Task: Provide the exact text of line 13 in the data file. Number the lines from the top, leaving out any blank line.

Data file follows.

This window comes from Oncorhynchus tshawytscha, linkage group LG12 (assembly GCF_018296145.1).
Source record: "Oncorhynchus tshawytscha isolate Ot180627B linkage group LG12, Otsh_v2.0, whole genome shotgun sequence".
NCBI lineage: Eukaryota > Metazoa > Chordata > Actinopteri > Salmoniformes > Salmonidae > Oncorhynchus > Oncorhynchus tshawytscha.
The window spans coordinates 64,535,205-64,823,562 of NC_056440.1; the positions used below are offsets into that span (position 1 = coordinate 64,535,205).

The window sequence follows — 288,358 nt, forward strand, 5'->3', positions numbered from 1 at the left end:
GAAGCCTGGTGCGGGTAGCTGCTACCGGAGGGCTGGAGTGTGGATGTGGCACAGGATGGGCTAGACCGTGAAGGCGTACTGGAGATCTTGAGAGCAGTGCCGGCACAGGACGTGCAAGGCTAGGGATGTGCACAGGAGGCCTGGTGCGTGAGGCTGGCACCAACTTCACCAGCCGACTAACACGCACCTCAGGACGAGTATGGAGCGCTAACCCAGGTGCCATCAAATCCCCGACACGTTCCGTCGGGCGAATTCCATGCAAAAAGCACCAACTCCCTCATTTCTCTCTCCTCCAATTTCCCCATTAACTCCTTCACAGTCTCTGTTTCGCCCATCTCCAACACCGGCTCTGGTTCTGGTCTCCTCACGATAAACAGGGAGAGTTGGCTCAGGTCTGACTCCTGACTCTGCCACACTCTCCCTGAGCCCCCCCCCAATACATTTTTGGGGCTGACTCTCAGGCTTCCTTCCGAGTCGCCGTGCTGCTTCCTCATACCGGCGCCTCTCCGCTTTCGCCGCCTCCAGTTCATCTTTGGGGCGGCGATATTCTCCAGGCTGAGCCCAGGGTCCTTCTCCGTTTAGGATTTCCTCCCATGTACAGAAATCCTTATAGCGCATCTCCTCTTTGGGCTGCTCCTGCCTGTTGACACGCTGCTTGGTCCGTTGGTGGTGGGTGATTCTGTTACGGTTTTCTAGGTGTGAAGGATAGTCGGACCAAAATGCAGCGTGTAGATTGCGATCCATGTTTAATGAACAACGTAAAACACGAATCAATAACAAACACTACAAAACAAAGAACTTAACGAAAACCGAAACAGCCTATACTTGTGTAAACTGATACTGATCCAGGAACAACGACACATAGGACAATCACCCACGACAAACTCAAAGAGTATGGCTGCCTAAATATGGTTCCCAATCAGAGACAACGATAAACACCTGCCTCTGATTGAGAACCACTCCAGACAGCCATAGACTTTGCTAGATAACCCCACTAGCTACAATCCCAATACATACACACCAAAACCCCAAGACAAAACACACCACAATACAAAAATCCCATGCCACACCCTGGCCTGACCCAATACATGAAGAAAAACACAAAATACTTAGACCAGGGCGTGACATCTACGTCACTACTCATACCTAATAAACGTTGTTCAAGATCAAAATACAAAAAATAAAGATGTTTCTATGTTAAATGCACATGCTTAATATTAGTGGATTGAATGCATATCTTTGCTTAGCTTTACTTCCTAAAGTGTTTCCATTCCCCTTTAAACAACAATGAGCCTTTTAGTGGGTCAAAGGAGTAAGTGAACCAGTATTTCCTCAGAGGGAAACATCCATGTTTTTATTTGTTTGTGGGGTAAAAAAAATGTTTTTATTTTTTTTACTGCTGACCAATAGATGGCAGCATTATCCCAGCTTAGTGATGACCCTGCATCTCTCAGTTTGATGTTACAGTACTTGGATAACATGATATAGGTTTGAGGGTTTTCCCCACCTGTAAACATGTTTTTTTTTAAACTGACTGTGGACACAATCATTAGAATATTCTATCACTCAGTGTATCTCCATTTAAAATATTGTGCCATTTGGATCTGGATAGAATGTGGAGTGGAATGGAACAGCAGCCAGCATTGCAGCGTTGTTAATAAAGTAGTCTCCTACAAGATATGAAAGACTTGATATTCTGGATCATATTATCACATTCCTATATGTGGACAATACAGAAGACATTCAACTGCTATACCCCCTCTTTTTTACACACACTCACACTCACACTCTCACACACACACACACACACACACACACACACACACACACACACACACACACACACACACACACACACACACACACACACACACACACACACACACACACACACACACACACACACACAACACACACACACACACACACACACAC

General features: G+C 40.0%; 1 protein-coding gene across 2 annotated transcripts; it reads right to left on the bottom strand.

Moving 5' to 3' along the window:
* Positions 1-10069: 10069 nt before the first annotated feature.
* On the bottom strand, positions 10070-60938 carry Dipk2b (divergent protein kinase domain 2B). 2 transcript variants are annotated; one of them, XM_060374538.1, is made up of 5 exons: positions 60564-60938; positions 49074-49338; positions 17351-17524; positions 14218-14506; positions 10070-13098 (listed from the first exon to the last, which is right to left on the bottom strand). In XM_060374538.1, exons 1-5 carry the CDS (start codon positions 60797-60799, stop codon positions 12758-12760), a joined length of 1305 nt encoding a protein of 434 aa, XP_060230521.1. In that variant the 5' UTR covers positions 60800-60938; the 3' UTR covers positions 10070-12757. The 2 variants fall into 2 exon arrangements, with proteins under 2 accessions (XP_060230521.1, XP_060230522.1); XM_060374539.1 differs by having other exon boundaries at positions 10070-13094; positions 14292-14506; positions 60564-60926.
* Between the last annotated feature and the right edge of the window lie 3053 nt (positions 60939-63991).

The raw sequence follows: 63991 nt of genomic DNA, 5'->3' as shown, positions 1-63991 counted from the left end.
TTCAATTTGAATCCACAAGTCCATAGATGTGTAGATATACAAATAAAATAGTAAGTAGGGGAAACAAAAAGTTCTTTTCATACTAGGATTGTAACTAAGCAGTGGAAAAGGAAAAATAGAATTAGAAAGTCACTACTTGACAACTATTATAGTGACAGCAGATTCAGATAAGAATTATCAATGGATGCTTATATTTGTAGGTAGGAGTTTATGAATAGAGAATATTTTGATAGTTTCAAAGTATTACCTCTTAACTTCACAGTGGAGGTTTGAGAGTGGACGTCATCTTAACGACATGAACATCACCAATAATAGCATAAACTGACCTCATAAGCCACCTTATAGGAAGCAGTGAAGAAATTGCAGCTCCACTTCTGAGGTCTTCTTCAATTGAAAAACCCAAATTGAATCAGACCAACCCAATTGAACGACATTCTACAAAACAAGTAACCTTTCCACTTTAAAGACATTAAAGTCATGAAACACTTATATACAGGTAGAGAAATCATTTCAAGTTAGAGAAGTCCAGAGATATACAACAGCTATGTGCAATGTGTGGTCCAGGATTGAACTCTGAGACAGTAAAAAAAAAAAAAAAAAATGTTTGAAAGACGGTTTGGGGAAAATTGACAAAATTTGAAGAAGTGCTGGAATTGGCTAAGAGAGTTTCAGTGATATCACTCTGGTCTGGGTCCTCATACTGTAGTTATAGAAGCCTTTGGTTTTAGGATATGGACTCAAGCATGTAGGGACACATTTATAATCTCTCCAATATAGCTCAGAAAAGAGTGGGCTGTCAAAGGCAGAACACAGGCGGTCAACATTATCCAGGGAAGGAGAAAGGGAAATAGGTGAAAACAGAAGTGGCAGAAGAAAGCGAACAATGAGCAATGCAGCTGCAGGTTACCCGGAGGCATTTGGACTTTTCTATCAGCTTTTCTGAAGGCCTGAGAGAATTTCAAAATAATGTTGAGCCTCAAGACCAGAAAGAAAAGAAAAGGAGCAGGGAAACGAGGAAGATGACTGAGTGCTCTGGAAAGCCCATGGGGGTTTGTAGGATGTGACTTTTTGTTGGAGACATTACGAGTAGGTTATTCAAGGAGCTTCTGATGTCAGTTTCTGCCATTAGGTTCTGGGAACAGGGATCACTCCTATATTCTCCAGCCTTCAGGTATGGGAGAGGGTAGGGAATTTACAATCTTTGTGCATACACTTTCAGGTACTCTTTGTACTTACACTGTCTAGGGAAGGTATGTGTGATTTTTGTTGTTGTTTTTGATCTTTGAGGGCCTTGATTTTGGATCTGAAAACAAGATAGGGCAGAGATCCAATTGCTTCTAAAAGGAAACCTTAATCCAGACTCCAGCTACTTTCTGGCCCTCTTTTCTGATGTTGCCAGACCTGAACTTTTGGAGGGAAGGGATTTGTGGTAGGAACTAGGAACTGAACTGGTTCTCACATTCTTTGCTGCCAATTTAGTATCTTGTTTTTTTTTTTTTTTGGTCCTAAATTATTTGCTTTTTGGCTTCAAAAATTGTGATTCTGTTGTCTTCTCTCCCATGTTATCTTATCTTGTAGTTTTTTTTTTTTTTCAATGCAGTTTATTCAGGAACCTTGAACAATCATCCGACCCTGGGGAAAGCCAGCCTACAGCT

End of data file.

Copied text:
TTCAATTTGAATCCACAAGTCCATAGATGTGTAGATATACAAATAAAATAGTAAGTAGGGGAAACAAAAAGTTCTTTTCATACTAGGATTGTAACTAAGCAGTGGAAAAGGAAAAATAGAATTAGAAAGTCACTACTTGACAACTATTATAGTGACAGCAGATTCAGATAAGAATTATCAATGGATGCTTATATTTGTAGGTAGGAGTTTATGAATAGAGAATATTTTGATAGTTTCAAAGTATTACCTCTTAACTTCACAGTGGAGGTTTGAGAGTGGACGTCATCTTAACGACATGAACATCACCAATAATAGCATAAACTGACCTCATAAGCCACCTTATAGGAAGCAGTGAAGAAATTGCAGCTCCACTTCTGAGGTCTTCTTCAATTGAAAAACCCAAATTGAATCAGACCAACCCAATTGAACGACATTCTACAAAACAAGTAACCTTTCCACTTTAAAGACATTAAAGTCATGAAACACTTATATACAGGTAGAGAAATCATTTCAAGTTAGAGAAGTCCAGAGATATACAACAGCTATGTGCAATGTGTGGTCCAGGATTGAACTCTGAGACAGTAAAAAAAAAAAAAAAAAATGTTTGAAAGACGGTTTGGGGAAAATTGACAAAATTTGAAGAAGTGCTGGAATTGGCTAAGAGAGTTTCAGTGATATCACTCTGGTCTGGGTCCTCATACTGTAGTTATAGAAGCCTTTGGTTTTAGGATATGGACTCAAGCATGTAGGGACACATTTATAATCTCTCCAATATAGCTCAGAAAAGAGTGGGCTGTCAAAGGCAGAACACAGGCGGTCAACATTATCCAGGGAAGGAGAAAGGGAAATAGGTGAAAACAGAAGTGGCAGAAGAAAGCGAACAATGAGCAATGCAGCTGCAGGTTACCCGGAGGCATTTGGACTTTTCTATCAGCTTTTCTGAAGGCCTGAGAGAATTTCAAAATAATGTTGAGCCTCAAGACCAGAAAGAAAAGAAAAGGAGCAGGGAAACGAGGAAGATGACTGAGTGCTCTGGAAAGCCCATGGGGGTTTGTAGGATGTGACTTTTTGTTGGAGACATTACGAGTAGGTTATTCAAGGAGCTTCTGATGTCAGTTTCTGCCATTAGGTTCTGGGAACAGGGATCACTCCTATATTCTCCAGCCTTCAGGTATGGGAGAGGGTAGGGAATTTACAATCTTTGTGCATACACTTTCAGGTACTCTTTGTACTTACACTGTCTAGGGAAGGTATGTGTGATTTTTGTTGTTGTTTTTGATCTTTGAGGGCCTTGATTTTGGATCTGAAAACAAGATAGGGCAGAGATCCAATTGCTTCTAAAAGGAAACCTTAATCCAGACTCCAGCTACTTTCTGGCCCTCTTTTCTGATGTTGCCAGACCTGAACTTTTGGAGGGAAGGGATTTGTGGTAGGAACTAGGAACTGAACTGGTTCTCACATTCTTTGCTGCCAATTTAGTATCTTGTTTTTTTTTTTTTTTGGTCCTAAATTATTTGCTTTTTGGCTTCAAAAATTGTGATTCTGTTGTCTTCTCTCCCATGTTATCTTATCTTGTAGTTTTTTTTTTTTTTCAATGCAGTTTATTCAGGAACCTTGAACAATCATCCGACCCTGGGGAAAGCCAGCCTACAGCT